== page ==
I am not a stranger to law enforcement professionals.
I have learned to…spot them. To recognize their posture and sway.
Now, one seems to inhabit this, my new home.
He looks worn down, but just like me, he refuses to simply lay down and await the coming pain and death.
The struggle is the only thing that keeps him sane – something to focus on.
Just as you can recognize the hardship of a law enforcer, many times you can also spot a man that has experienced what others never come near.
Beatings and violence, determination. Maybe this new man seeks justice?
Maybe he still carries a badge?
Whatever might he be looking for here, at this place that lacks justice or an end?
Detective David Tapp was one of the good guys.
His determination to see killers brought to justice and their victims avenged had led him through a long and respected career.
When he first saw the details of the Jigsaw case, it seemed like many others.
More grisly and macabre, sure, but just another lunatic with a penchant for the over-dramatic, who would soon be behind bars.
A stroke of insight brought Tapp, and his partner Detective Stephen Sing, to an abandoned mannequin factory, where they discovered Jigsaw’s lair.
They apprehended the man but he managed to escape before being unmasked, slashing Tapp’s throat as he did so.
Leaving his partner, Sing went in pursuit but fell victim to a booby trap.
Tapp had failed to go by the book on this one occasion, entering the lair without a warrant, and it had resulted in a Detective’s death.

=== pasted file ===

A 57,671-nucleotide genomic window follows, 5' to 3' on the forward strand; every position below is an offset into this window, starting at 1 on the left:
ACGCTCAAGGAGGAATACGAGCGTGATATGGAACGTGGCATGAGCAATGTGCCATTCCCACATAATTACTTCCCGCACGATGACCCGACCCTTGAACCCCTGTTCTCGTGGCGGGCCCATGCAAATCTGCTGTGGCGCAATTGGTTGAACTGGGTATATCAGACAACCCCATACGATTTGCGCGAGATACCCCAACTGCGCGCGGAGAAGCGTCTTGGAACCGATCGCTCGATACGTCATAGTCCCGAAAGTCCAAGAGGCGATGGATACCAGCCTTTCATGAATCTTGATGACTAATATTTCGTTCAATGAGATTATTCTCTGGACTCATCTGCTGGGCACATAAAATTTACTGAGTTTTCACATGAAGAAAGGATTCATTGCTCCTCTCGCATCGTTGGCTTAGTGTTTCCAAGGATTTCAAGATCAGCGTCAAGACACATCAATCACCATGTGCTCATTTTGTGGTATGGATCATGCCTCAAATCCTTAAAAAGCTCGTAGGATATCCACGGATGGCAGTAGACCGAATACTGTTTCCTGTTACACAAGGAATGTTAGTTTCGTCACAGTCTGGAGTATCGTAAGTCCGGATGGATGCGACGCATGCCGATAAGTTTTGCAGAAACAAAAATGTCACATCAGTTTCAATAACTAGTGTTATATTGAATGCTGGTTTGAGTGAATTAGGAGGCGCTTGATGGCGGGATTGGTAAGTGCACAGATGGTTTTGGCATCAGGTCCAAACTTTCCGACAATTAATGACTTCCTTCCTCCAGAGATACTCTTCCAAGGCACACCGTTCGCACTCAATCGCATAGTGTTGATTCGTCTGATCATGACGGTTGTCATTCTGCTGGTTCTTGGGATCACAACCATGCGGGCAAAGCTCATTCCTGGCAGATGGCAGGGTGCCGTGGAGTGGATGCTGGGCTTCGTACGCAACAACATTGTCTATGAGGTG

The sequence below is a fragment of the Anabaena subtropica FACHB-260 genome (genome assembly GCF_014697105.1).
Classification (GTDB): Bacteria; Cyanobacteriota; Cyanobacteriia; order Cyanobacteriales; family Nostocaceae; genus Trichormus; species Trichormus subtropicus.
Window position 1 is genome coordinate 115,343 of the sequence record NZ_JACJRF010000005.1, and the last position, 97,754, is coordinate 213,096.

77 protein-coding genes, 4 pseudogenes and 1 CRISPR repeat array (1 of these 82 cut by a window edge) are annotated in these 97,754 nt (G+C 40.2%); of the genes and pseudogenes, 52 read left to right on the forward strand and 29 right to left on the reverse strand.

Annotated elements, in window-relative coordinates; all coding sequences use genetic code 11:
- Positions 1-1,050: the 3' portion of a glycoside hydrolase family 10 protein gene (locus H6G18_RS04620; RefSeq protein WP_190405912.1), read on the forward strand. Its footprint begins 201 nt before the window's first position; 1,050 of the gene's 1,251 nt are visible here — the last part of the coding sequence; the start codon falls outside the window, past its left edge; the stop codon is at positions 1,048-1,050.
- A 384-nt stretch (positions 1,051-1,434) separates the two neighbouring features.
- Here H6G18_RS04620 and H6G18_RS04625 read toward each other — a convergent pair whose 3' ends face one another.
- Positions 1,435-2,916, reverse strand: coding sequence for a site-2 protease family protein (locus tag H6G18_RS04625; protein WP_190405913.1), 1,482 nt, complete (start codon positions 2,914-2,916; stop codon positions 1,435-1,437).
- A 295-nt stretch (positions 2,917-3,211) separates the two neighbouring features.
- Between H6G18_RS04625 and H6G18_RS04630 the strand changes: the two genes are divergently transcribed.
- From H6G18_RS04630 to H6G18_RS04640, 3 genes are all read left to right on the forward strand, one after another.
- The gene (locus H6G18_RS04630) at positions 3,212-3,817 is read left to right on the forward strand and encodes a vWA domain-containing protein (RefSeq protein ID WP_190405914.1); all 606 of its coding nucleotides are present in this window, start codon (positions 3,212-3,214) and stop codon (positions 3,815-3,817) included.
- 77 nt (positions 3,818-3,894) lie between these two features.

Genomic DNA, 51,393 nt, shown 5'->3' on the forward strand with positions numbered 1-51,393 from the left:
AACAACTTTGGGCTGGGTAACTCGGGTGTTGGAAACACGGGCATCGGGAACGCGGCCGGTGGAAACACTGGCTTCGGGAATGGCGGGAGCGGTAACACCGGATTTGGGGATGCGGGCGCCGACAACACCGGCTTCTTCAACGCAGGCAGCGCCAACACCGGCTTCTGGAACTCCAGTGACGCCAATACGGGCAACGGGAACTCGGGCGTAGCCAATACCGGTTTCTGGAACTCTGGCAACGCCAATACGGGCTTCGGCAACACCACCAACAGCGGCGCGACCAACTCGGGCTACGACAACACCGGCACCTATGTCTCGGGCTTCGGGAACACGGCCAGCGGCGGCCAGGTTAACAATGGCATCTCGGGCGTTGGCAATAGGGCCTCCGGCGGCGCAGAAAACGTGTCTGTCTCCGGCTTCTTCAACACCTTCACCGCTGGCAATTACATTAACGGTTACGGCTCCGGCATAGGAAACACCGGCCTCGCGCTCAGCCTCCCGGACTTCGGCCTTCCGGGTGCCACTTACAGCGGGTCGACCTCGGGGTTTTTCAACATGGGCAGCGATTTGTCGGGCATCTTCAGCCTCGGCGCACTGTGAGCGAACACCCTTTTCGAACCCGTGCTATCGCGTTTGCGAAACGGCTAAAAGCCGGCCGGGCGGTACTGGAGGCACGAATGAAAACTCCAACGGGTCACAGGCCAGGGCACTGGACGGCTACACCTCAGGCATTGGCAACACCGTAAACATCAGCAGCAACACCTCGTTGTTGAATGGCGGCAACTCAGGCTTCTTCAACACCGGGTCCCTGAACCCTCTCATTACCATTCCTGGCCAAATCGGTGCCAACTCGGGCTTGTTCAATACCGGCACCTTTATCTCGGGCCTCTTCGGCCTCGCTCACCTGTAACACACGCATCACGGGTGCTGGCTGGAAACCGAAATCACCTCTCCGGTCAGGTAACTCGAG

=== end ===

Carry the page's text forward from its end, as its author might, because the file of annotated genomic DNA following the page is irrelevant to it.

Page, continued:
He was discharged from the force and left with a ruined throat and crippling guilt.
He channelled that guilt into an obsession: he would find the killer, stop the murders, vindicate himself, and avenge his friend and colleague.
Following the evidence trail brought him to Dr Lawrence Gordon and he staked out the doctor’s apartment,
sure that he would find some evidence of guilt.
Then he saw a stranger at Gordon’s window and heard gunshots.
Tapp confronted him and the man fled, with the pursuit leading to an industrial building.
Tapp’s age caught up with him, A fight that he would easily have won in his younger days ended with Tapp taking a bullet to the chest.
Slumping to the floor, he saw only failure. He had failed his partner and the other victims.
Whoever the killer was, Tapp had been unable to stop him. More would die and it would be his fault.
He let the rage and guilt consume him and closed his eyes for the final time.
Beneath him, the concrete floor softened. He dug his fingers into the ground, feeling dirt and leaves.
Where his chest had been wet with blood, the shirt was now dry and the pain had gone.
His eyes opened onto a darkened sky and the jagged, searching fingers of branches.
Screams echoed through the forest and a new determination filled him.
His mind was clear for the first time in months. Victims needed to be avenged, killers thwarted.
He didn’t know what this place was, but he was still a cop, and he always would be.
He had a job to do.